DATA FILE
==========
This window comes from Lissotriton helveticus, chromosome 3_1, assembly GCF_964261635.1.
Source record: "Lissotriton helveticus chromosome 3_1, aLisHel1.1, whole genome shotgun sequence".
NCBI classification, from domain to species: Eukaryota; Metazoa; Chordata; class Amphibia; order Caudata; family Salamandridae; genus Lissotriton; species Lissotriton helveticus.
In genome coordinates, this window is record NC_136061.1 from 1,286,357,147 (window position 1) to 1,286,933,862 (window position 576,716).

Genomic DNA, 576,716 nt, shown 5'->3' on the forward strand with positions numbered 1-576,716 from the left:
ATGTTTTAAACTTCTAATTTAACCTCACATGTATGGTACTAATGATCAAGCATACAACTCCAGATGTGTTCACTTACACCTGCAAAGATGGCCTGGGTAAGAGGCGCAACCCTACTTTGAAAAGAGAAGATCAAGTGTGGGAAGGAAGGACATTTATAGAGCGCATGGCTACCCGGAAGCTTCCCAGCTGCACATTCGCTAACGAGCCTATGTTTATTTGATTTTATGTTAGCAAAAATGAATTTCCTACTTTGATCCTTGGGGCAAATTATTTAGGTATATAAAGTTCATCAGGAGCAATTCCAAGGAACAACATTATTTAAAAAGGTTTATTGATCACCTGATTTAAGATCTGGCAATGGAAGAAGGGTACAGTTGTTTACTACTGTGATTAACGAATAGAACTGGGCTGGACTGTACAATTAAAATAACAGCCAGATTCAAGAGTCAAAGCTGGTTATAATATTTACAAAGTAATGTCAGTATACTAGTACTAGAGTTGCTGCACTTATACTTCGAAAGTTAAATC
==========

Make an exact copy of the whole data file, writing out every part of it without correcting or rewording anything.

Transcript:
This window comes from Lissotriton helveticus, chromosome 3_1, assembly GCF_964261635.1.
Source record: "Lissotriton helveticus chromosome 3_1, aLisHel1.1, whole genome shotgun sequence".
NCBI classification, from domain to species: Eukaryota; Metazoa; Chordata; class Amphibia; order Caudata; family Salamandridae; genus Lissotriton; species Lissotriton helveticus.
In genome coordinates, this window is record NC_136061.1 from 1,286,357,147 (window position 1) to 1,286,933,862 (window position 576,716).

Genomic DNA, 576,716 nt, shown 5'->3' on the forward strand with positions numbered 1-576,716 from the left:
ATGTTTTAAACTTCTAATTTAACCTCACATGTATGGTACTAATGATCAAGCATACAACTCCAGATGTGTTCACTTACACCTGCAAAGATGGCCTGGGTAAGAGGCGCAACCCTACTTTGAAAAGAGAAGATCAAGTGTGGGAAGGAAGGACATTTATAGAGCGCATGGCTACCCGGAAGCTTCCCAGCTGCACATTCGCTAACGAGCCTATGTTTATTTGATTTTATGTTAGCAAAAATGAATTTCCTACTTTGATCCTTGGGGCAAATTATTTAGGTATATAAAGTTCATCAGGAGCAATTCCAAGGAACAACATTATTTAAAAAGGTTTATTGATCACCTGATTTAAGATCTGGCAATGGAAGAAGGGTACAGTTGTTTACTACTGTGATTAACGAATAGAACTGGGCTGGACTGTACAATTAAAATAACAGCCAGATTCAAGAGTCAAAGCTGGTTATAATATTTACAAAGTAATGTCAGTATACTAGTACTAGAGTTGCTGCACTTATACTTCGAAAGTTAAATC